I'm in danger of inadvertently weaning Rascal. Sometimes I realize that he hasn't nursed in a full day or more.  He doesn't seem to get much out when he does nurse.  This would be slightly earlier than the rest: Hawaii and Ace weaned at the beginning of January, when they were almost 9 months old. Pokey weaned in October, when he was 11 months old.

My mom serves chocolate chip poundcake cupcakes for dessert every night, with either vanilla or chocolate icing. (Do I naturally say 'frosting' or 'icing'? No idea. They both seem right.) Pokey asked for chocolate. He spat out his first bite and exclaimed, "It tastes like COFFEE!" I was impressed, because technically, yes, my mom makes mocha icing, but it's such a subtle bit that most people do not taste it at all.

Other bits from Pokey:
"Some long-necked dinosaurs can hoot."
"The iguana-na can walk in two languages - on his hind legs and on all fours."

Pokey is a mastermind at blending animal nonsense with absolutely true facts. "Did you know a sperm whale can eat a giant squid?" he asked me.  I told him it wasn't true - whales eat krill or something - but we googled, and I'll be damned:

There is video footage too. Sperm whales can eat giant squids. The eyes of giant squids are the size of basketballs, in case you didn't know.

Jammies came home Friday night. It was a long and tiring week, even though the kids were great. The house slowly deteriorated. At best, I try to stall and delay the deterioration of the house, when Jammies is out of town. That part is the absolute worst.


(Anonymous) at 2015-07-14 00:00 (UTC) (Link)

How is it that you have never read Moby Dick?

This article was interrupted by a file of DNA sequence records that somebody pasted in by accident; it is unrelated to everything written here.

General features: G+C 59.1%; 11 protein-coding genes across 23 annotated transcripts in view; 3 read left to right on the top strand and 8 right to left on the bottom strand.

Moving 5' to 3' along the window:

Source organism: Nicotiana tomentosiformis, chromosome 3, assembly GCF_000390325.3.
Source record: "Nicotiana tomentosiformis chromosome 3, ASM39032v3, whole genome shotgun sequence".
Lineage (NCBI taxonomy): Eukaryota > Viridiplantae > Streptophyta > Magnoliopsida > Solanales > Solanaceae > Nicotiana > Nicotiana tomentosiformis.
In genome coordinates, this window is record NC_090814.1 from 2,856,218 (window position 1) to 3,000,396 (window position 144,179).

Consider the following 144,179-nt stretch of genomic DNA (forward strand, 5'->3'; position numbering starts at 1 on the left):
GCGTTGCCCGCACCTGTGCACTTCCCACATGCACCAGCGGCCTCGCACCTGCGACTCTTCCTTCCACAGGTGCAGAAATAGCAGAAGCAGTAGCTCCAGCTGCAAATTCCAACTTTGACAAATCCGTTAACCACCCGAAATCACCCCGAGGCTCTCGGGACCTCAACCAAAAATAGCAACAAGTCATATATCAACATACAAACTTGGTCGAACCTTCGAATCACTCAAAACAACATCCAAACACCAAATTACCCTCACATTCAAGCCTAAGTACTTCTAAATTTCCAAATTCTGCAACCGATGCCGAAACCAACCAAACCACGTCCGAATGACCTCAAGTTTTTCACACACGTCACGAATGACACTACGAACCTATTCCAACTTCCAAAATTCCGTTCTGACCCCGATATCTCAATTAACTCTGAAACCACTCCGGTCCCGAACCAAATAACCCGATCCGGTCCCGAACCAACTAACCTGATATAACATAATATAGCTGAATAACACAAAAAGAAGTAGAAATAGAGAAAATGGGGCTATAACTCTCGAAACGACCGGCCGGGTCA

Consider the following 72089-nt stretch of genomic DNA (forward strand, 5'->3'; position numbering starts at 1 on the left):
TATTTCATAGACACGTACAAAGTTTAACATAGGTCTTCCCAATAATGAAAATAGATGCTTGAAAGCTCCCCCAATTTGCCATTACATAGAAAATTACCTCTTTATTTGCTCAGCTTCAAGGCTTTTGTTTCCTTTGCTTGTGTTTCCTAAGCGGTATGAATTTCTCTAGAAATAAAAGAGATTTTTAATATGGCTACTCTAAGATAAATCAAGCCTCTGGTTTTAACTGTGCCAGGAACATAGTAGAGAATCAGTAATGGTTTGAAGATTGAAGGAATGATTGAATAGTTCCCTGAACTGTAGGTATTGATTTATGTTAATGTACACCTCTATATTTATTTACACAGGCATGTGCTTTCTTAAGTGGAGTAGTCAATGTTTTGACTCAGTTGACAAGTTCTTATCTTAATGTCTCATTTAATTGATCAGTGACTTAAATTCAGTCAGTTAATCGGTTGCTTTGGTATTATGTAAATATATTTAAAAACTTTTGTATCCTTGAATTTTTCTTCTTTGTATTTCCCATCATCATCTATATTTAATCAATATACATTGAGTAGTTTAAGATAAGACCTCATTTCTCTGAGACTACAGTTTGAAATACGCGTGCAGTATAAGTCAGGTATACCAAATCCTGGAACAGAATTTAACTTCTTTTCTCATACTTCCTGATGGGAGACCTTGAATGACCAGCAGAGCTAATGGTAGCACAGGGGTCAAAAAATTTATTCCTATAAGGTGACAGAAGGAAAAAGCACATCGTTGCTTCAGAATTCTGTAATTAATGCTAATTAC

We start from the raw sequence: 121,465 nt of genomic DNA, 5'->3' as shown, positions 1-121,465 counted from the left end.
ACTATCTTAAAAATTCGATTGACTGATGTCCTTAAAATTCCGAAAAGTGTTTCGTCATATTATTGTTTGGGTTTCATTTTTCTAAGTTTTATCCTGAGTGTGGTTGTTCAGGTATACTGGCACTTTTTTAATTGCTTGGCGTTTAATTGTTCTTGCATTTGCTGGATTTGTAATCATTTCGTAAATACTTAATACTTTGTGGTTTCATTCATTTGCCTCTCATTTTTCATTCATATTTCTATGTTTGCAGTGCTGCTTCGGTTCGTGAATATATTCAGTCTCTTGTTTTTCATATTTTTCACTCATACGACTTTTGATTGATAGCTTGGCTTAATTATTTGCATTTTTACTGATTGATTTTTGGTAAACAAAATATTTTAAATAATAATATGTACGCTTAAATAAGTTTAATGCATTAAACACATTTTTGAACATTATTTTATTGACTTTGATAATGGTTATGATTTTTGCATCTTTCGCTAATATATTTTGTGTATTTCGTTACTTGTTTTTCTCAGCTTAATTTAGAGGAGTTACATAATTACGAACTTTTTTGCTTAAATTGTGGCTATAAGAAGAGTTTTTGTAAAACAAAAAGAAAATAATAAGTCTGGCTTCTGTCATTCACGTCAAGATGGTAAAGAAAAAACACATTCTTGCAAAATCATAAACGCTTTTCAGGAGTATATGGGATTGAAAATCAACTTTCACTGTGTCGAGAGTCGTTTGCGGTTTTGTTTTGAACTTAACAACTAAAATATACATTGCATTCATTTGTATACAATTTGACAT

How is it that you have never read Moby Dick? Squid-eating is covered.
heebie_geebie at 2015-07-20 01:53 (UTC) (Link)

Re: How is it that you have never read Moby Dick?

I know! I don't know! Everyone seems to like it but somehow I never formally sat down with it.
(Anonymous) at 2015-07-14 15:02 (UTC) (Link)
Something that is weird about kids is how inside your head they can get. Like, you've been the biggest thing in their world for their entire lives, so if they're paying attention at all, they know what you're thinking (or maybe not what you're thinking, because they don't have all the information, but what you're feeling). I ran into exactly that kind of thing, where I thought I had negative reactions completely buttoned down, because an adult would never have picked up how I was feeling, but my kids busted me effortlessly, pretty early on.

Doesn't mean you can't have negative emotions, of course, but there's sort of no hope of keeping them from your kids.

(Anonymous) at 2015-07-14 15:03 (UTC) (Link)
Also, find a different doctor for maintenance and hire someone to have this one killed.

heebie_geebie at 2015-07-20 01:55 (UTC) (Link)
And ugh, the doctor. Right now I don't have to see him for a full year, so I just want to stick my head in the sand about the whole thing.
heebie_geebie at 2015-07-20 01:55 (UTC) (Link)
That is absolutely true. It's spooky. The other half of what's going on, though, is Jammies-sensitivity to conflict, which is much more sensitive than my level. Because often I'm not feeling shouty on the inside and reigning it in, I genuinely felt just a mild eyeroll, both inside and out. (Jammies will absolutely not engage in a fight, and if anything approaches that, it takes him a long, long time to cool down afterwards.)